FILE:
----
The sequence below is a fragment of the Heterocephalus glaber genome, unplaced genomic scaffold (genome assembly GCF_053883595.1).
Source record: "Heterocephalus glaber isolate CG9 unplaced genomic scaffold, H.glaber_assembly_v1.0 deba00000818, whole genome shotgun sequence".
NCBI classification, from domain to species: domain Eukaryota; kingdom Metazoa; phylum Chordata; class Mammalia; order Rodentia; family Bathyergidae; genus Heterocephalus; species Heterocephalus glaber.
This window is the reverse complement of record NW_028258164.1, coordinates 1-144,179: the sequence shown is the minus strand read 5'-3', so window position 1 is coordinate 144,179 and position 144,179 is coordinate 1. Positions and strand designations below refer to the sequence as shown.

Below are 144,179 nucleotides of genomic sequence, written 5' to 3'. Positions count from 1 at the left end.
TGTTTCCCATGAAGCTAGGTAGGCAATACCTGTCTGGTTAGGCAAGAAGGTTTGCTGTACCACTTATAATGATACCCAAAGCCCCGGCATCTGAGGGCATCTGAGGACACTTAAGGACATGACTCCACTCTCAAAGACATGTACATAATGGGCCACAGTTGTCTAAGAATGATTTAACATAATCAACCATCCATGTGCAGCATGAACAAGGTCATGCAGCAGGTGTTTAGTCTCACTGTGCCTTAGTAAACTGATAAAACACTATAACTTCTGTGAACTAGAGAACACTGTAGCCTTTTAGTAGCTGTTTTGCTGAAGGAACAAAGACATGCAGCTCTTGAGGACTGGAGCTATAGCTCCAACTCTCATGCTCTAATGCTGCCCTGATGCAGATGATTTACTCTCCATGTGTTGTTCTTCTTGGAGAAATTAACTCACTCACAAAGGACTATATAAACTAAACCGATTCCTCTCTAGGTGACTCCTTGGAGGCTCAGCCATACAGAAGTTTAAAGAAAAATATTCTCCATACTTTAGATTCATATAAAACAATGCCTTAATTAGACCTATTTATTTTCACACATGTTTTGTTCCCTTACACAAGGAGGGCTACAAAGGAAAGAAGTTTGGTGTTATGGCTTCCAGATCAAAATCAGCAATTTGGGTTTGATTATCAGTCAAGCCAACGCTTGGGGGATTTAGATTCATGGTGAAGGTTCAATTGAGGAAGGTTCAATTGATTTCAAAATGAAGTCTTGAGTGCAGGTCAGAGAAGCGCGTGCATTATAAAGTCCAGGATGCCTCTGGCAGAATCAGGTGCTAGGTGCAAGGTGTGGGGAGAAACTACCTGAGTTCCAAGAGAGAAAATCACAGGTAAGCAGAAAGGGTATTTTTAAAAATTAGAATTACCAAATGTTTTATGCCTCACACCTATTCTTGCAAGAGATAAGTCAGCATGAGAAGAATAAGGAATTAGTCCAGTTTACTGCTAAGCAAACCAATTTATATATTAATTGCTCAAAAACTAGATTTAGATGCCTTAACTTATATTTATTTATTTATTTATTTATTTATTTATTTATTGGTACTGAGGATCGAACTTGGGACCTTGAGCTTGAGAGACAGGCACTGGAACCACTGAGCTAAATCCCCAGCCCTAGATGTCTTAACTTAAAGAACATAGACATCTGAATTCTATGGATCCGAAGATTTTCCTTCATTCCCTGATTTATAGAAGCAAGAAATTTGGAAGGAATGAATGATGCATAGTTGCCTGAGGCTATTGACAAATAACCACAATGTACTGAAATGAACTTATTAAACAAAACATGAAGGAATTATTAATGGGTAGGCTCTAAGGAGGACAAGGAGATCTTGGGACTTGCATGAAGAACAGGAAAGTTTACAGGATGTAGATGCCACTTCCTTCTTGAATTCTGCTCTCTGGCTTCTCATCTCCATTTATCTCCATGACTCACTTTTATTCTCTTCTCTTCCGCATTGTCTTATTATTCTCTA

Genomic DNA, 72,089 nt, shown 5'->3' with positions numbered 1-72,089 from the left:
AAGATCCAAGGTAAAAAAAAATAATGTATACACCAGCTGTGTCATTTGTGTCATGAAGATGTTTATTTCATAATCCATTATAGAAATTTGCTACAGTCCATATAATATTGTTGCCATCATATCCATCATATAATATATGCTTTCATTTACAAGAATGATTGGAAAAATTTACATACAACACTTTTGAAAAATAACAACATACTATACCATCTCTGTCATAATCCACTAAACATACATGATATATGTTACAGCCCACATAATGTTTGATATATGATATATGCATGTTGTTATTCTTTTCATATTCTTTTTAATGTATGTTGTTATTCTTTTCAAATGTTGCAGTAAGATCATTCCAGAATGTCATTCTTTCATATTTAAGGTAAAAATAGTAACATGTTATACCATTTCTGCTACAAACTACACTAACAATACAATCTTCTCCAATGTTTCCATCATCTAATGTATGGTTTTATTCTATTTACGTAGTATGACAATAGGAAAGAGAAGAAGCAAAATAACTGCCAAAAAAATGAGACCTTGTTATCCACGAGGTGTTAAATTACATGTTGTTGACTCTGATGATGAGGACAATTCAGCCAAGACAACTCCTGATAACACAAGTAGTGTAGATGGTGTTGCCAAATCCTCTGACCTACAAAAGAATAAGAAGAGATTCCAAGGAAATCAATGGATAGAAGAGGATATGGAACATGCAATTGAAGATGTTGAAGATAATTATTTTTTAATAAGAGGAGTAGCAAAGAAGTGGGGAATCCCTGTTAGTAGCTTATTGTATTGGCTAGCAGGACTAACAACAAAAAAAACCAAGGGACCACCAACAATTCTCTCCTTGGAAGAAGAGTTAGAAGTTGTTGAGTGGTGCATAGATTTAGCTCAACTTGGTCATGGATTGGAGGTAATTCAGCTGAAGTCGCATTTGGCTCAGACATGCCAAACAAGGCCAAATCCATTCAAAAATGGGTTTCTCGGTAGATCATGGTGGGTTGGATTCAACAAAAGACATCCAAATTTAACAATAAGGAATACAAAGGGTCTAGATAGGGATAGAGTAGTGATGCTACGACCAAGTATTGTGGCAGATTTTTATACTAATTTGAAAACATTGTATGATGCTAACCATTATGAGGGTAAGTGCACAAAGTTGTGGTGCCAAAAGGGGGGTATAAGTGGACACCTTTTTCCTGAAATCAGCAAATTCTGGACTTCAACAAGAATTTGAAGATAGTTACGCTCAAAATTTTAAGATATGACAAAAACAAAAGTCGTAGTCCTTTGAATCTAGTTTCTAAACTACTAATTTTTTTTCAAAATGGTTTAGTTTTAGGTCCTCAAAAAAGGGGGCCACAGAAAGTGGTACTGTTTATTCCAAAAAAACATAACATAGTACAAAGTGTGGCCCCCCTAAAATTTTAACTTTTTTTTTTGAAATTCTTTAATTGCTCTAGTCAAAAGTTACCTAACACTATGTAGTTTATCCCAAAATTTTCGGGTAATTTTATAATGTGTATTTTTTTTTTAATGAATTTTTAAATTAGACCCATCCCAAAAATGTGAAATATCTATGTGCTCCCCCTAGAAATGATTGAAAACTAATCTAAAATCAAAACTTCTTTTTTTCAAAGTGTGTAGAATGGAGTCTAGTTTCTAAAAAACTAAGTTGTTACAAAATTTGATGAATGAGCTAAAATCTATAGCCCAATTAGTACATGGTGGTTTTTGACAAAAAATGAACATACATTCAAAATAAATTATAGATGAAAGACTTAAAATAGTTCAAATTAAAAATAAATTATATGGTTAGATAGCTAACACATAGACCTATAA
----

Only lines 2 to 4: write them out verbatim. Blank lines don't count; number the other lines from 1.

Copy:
Source record: "Heterocephalus glaber isolate CG9 unplaced genomic scaffold, H.glaber_assembly_v1.0 deba00000818, whole genome shotgun sequence".
NCBI classification, from domain to species: domain Eukaryota; kingdom Metazoa; phylum Chordata; class Mammalia; order Rodentia; family Bathyergidae; genus Heterocephalus; species Heterocephalus glaber.
This window is the reverse complement of record NW_028258164.1, coordinates 1-144,179: the sequence shown is the minus strand read 5'-3', so window position 1 is coordinate 144,179 and position 144,179 is coordinate 1. Positions and strand designations below refer to the sequence as shown.